What we’re trying to do is render human beings onscreen, so I felt the fact that he was born in the Sind province of what is now Pakistan, as a Hindu, brought up questions of displacement, questioning one’s own identity, and a certain kind of ruthlessness which I can personally empathize with. He was born in 1965. I was born in 1969, but I was born in Europe — I was born in London, yeah? So the way I think, intellectually, is European, whereas I know from my family in India, you have to make a shift because it’s very different. I always felt that there was this huge void of insecurity in Sunny, and what made him interesting was I don’t think he was aware of it. And that is what makes it interesting to play. If you’re not even aware that there’s this huge insecurity motivating a lot of what you do and feel, then the results should be interesting to watch, I think.
Sunny uses food in his relationship with Elizabeth in an almost controlling way: He encourages her to try scorpion; he orders dinner for her on their first date; he creates her obsession with green juice. Why do you think food was so essential to their somewhat codependent dynamic?
I felt throughout the script, with all the characters, food is a constantly recurring motif. There’s a scene [in episode “Iron Sisters”] where Sunny is eating a cookie with Elizabeth’s face emblazoned on it. It’s not just with those two characters, but I’m glad you picked up on that, though. If the relationship is imbalanced, then it opens the door to all sorts of mini toxic behaviors that each of the partners can practice on each other to undermine one or the other.
What was in the green juice that was used on set?
Oh God, these vegetables that I was grinding up in a mixer — god-awful. Carrots, celery. I don’t think there was any beetroot; that might have ameliorated [the taste]. The thing itself seems toxic.
I want to talk about the argument scene in the episode “Green Juice.” It’s probably the most direct time Sunny is manipulating Elizabeth and that she’s standing up to him. The scene ends with both of them crying in different rooms. Can you talk about what went into shooting that scene and how you harnessed the emotion needed for that?
I felt that throughout the piece, there was a kind of violence underneath Sunny that occasionally erupted. It happens when they’re first together, inadvertently; it’s not directed at her, but it’s something that he is able to show her, and she’s able to see it and not, for want of a better term, be put off or move away or retreat in that scene they have together in Beijing, with the burning of the money from the wallet. And in the scene that you’re referring to, I think it’s very significant that at the end of it, she says to him, “Are you coming to bed?” Within a relationship, there’s so much complexity. I know from life, there are things that are incomprehensible, really. When I look back into the past, at some of the relationships that I’ve had, can they really be described as healthy for either of us? Behind closed doors, things happen.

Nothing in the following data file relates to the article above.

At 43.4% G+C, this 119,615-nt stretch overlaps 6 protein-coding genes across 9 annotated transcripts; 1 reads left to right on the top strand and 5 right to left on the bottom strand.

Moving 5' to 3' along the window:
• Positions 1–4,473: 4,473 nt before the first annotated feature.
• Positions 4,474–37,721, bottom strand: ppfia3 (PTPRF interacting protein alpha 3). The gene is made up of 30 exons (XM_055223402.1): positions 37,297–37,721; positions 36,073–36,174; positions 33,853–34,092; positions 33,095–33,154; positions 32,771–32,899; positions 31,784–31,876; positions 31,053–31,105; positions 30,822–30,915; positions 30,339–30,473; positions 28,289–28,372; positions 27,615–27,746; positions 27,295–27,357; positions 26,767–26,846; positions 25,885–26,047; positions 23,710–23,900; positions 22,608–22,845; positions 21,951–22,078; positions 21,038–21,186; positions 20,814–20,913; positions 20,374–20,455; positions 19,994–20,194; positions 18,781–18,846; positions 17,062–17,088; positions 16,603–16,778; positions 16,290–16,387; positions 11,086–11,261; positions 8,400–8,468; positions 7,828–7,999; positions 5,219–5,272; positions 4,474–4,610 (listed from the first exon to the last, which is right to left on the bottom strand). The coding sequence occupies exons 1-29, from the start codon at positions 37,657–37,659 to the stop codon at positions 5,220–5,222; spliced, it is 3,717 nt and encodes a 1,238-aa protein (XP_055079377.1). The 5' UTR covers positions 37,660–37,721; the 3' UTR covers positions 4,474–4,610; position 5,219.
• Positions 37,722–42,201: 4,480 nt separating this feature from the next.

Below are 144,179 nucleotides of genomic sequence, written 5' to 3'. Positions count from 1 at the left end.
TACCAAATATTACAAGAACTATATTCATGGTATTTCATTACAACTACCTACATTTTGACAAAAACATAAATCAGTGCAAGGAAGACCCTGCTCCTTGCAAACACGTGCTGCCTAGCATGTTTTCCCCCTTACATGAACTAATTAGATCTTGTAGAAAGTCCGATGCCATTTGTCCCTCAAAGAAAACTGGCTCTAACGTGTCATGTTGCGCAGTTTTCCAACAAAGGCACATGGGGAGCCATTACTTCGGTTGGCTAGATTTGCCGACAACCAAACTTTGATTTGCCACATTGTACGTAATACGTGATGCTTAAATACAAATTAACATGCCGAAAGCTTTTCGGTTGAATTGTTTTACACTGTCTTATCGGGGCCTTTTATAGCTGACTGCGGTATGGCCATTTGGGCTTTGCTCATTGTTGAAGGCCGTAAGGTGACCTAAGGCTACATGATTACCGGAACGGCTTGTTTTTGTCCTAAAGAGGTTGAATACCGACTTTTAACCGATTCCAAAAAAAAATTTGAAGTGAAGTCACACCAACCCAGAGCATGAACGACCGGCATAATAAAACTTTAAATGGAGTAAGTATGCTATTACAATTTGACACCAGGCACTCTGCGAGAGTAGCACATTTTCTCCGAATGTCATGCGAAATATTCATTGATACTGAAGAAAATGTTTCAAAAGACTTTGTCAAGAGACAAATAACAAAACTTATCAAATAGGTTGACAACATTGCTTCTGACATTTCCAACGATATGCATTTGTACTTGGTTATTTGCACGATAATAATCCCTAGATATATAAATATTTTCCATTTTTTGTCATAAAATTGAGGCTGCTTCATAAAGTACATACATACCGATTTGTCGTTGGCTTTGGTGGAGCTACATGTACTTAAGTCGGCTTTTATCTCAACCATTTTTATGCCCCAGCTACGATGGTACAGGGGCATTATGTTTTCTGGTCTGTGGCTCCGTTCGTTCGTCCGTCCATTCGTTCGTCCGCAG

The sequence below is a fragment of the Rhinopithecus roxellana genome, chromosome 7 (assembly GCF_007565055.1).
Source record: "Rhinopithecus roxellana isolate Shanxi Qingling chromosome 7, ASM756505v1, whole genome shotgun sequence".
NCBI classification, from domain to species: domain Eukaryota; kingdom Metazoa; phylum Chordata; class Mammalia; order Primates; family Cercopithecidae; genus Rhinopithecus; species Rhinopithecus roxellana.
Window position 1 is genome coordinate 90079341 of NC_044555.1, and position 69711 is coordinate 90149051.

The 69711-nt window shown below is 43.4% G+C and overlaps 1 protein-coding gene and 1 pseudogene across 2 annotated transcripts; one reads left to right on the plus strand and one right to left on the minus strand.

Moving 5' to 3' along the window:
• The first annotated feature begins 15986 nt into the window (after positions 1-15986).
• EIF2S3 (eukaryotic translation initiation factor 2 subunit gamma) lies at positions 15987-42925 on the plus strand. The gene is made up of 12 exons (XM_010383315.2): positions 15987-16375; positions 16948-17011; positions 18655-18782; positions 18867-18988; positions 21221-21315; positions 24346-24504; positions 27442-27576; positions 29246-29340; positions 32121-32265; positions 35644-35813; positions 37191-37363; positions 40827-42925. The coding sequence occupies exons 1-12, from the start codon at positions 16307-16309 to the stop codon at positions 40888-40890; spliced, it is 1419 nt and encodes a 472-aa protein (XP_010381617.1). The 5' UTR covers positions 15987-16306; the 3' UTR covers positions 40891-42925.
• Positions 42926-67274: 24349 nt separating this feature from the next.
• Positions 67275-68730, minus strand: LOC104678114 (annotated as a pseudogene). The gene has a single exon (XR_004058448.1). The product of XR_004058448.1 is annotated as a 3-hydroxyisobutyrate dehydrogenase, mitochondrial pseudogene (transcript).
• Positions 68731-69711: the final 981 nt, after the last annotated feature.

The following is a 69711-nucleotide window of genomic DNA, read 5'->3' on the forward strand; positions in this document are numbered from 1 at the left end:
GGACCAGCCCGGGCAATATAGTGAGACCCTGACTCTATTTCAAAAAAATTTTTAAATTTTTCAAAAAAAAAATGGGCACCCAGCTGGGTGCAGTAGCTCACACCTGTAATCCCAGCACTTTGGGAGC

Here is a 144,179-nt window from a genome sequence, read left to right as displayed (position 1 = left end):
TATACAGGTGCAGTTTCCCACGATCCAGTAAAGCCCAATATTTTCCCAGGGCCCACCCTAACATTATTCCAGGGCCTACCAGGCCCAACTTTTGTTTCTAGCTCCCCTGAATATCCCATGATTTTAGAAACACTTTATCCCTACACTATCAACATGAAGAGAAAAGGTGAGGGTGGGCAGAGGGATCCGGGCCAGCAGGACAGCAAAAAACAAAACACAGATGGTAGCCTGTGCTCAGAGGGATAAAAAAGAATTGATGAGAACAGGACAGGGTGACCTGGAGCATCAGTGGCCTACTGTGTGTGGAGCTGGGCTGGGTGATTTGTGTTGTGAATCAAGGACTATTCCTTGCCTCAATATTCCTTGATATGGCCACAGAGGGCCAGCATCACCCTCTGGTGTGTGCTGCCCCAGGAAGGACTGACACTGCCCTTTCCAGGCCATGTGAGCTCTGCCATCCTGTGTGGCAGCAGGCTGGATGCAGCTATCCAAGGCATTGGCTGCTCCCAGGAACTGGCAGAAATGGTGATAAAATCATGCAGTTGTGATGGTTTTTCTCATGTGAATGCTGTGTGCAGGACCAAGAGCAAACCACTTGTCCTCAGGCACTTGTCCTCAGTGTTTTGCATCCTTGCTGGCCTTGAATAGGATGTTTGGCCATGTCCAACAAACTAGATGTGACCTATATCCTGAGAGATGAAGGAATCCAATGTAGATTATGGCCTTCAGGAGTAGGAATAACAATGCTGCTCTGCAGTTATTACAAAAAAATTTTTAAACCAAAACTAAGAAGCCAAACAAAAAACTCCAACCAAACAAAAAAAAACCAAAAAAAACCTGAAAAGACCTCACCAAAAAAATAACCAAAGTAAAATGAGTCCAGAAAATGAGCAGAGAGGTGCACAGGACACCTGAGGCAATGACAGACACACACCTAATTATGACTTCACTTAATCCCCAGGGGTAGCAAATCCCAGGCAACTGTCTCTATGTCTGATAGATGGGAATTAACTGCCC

I did have a question about that physical moment you mention in the Beijing scene — how Sunny slams his fist when talking about his father’s death. He wiggles his fingers when talking about selling his company for $40 million and flicks away the Prius salesman. Did you add those flourishes?
They were things that I naturally added and went on with instinct. There’s an episode that you haven’t seen yet that has what you’ve referred to featured quite significantly. I feel people from the subcontinent use their hands as a mode of expression that’s quite unique, if I may say so.
When the character is walking in Beijing, with his hands clasped behind his back, that was very much my father. I thought, Yes, I recognize this.
Oh, good. I’m so glad you sensed that. And mine, too.
Music and dancing are also prevalent in the series. When they’re in China, Sunny asks Elizabeth to dance, and she says no. Later on, in the Theranos offices, Elizabeth is trying to seduce him through this hip-hop-inspired dance number. It’s almost like Sunny wants to be playful in those moments but doesn’t know how.
Yes, yes. Are they dancing to Nick Jonas’s “Jealous”?
There’s a scene in which you guys dance together to “Jealous” in the episode “Iron Sisters” and a scene in the office in which she is dancing toward you in “Flower of Life.”
Yes, Lil Wayne’s “How to Love.” But that’s also informed by what’s just happened — and what’s about to happen. Obviously, all hell is about to descend on them. I don’t know if it’s a case of him not being able to join in but not wanting to, as opposed to the scene where they’re actually both dancing. It was kind of oddly sensual, that scene with the Nick Jonas music. [Laughs.] And so wrong as well. Completely wrong.